- Grace: Acting with humility in all our endeavours
- Integrity: Acting with honesty, responsibility and accountability
- Respect: Valuing others, ensuring inclusiveness and equality
- Professionalism: Demonstrating commitment and striving for excellence
- Collaboration: Working together to connect and communicate in an open and transparent environment
- Innovation: Thinking creatively about building for the future and embracing change
Ensuring a Safe Church for All
The Church of Scotland has a deep concern for the wholeness and wellbeing of each individual.
Through its Congregations, working together with the Safeguarding Service and statutory agencies, the Church seeks to safeguard the welfare of all people who come into contact with the Church and its services.
The Gospel proclaims that it's the responsibility of everyone within the fellowship of the Church to prevent harm, be it physical, sexual or emotional, and we will always seek to reduce risk.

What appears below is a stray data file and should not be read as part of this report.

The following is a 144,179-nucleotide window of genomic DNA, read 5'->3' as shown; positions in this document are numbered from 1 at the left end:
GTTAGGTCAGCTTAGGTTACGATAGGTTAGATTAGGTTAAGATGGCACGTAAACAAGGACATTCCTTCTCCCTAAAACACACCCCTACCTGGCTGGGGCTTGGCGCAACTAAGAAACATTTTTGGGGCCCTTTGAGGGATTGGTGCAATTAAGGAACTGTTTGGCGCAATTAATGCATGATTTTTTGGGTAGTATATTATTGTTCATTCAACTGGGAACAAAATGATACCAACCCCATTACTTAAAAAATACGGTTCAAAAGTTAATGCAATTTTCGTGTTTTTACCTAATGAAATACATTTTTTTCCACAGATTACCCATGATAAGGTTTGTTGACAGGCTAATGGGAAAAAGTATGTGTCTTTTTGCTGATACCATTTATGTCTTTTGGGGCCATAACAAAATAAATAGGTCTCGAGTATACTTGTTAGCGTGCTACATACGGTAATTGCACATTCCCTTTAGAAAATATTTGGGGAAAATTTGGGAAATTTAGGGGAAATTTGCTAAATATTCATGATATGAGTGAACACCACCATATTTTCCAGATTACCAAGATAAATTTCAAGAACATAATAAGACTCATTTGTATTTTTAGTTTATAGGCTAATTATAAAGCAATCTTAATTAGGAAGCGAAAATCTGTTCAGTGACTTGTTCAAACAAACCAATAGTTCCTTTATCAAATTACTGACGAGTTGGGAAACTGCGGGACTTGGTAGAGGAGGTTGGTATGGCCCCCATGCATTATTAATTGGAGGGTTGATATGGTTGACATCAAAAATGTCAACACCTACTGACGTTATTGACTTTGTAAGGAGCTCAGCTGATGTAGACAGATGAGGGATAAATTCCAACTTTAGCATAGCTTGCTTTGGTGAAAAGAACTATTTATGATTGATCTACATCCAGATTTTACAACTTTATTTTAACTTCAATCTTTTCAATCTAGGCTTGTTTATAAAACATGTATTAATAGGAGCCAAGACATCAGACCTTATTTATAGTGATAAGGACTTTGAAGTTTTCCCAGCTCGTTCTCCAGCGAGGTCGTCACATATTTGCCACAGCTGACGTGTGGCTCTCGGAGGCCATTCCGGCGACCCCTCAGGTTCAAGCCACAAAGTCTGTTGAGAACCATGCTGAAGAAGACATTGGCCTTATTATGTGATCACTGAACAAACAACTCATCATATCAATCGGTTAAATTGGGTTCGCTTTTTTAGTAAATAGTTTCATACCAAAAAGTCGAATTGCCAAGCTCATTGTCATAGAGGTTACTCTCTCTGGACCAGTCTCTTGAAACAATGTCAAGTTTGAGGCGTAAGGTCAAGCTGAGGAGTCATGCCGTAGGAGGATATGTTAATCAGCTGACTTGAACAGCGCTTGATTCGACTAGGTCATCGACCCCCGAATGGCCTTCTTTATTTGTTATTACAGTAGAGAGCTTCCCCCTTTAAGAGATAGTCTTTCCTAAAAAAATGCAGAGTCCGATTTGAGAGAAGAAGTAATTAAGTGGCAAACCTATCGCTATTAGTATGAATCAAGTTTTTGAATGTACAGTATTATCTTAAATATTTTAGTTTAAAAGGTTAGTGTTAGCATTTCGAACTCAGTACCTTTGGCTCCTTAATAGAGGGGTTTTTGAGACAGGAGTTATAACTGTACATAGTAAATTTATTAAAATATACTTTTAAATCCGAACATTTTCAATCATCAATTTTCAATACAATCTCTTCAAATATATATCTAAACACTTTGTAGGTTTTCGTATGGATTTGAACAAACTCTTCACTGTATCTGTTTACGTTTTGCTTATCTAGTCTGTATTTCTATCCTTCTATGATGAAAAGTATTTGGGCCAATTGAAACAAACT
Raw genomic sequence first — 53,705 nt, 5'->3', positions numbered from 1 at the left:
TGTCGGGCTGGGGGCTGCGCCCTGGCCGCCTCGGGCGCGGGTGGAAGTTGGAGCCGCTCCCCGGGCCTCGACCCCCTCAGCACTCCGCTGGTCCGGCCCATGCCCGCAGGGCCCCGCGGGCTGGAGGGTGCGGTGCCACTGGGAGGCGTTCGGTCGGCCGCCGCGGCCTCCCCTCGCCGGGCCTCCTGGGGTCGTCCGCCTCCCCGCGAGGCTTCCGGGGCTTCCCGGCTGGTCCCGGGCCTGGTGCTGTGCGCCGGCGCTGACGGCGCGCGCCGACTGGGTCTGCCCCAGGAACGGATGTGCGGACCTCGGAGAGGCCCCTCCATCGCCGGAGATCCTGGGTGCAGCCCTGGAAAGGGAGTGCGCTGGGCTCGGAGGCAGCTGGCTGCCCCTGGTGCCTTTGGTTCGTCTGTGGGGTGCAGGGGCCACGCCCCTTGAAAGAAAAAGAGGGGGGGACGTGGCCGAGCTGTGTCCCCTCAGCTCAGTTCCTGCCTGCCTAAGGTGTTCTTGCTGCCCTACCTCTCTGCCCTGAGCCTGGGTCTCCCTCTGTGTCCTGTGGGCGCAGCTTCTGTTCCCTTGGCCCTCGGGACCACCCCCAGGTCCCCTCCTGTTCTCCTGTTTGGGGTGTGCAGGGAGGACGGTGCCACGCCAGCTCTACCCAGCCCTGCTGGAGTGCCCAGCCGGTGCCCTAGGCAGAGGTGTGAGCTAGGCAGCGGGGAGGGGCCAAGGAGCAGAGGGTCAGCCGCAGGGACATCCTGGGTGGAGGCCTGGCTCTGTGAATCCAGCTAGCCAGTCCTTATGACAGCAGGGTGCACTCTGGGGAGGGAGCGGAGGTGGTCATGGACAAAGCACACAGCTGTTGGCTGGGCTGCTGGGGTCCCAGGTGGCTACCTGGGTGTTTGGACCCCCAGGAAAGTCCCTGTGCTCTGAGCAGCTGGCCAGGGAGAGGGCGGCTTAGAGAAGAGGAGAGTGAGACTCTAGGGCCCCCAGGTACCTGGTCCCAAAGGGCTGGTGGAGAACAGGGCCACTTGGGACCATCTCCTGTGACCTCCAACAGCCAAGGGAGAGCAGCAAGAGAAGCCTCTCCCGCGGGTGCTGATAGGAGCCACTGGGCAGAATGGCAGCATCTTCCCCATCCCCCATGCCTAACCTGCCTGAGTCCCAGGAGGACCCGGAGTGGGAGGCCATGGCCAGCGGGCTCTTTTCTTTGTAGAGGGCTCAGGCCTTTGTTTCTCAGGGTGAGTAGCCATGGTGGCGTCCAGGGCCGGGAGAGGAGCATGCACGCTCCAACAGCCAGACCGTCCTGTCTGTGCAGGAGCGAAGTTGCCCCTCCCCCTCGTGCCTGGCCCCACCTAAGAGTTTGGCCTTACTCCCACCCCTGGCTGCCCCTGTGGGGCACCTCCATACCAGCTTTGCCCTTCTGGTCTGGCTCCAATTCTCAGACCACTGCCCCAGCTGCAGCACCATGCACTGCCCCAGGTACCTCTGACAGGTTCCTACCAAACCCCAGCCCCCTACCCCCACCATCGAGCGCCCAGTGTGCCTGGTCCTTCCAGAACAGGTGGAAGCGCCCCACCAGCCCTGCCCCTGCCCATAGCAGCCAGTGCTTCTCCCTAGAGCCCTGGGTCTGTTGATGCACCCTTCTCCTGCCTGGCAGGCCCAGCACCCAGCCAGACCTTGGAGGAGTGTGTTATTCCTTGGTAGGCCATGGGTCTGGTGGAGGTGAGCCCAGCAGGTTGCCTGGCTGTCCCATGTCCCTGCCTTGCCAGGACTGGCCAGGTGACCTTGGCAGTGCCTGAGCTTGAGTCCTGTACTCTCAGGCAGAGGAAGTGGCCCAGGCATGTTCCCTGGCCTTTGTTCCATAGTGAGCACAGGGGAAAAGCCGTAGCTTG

The Church's commitment to safeguarding reminds us that God cares passionately about the welfare and wellbeing of all people.
If you suspect or witness harm or abuse, or it is reported to you, you must immediately report it to your Safeguarding Coordinator or, for CrossReach services, your line manager.
You need to act when harm or abuse is suspected and not just when you are absolutely sure that harm has occurred.
The Church's key Safeguarding message is:
If you suspect or witness harm or abuse, or it is reported to you, you must immediately report it to your Safeguarding Coordinator or line manager.
It should never be the victim who has to leave the Church unless this is the only safe option.
If there are any child or adult protection issues, you should follow the Church's Safeguarding procedures for responding to child and adult protection concerns.
Whenever possible, references should be provided by an individual or organisation outwith the local church community.
Reassure the person that confidentiality will be kept, but explain there is a limit to confidentiality. These are the circumstances in which information may be shared with the police with the person's knowledge but not necessarily their consent. If serious abuse or a crime has happened and/or the person feels or is in immediate danger, advise them that for their own safety you must contact the police for advice. Once you have informed them of this, immediately contact Police Scotland, social work or the ambulance service.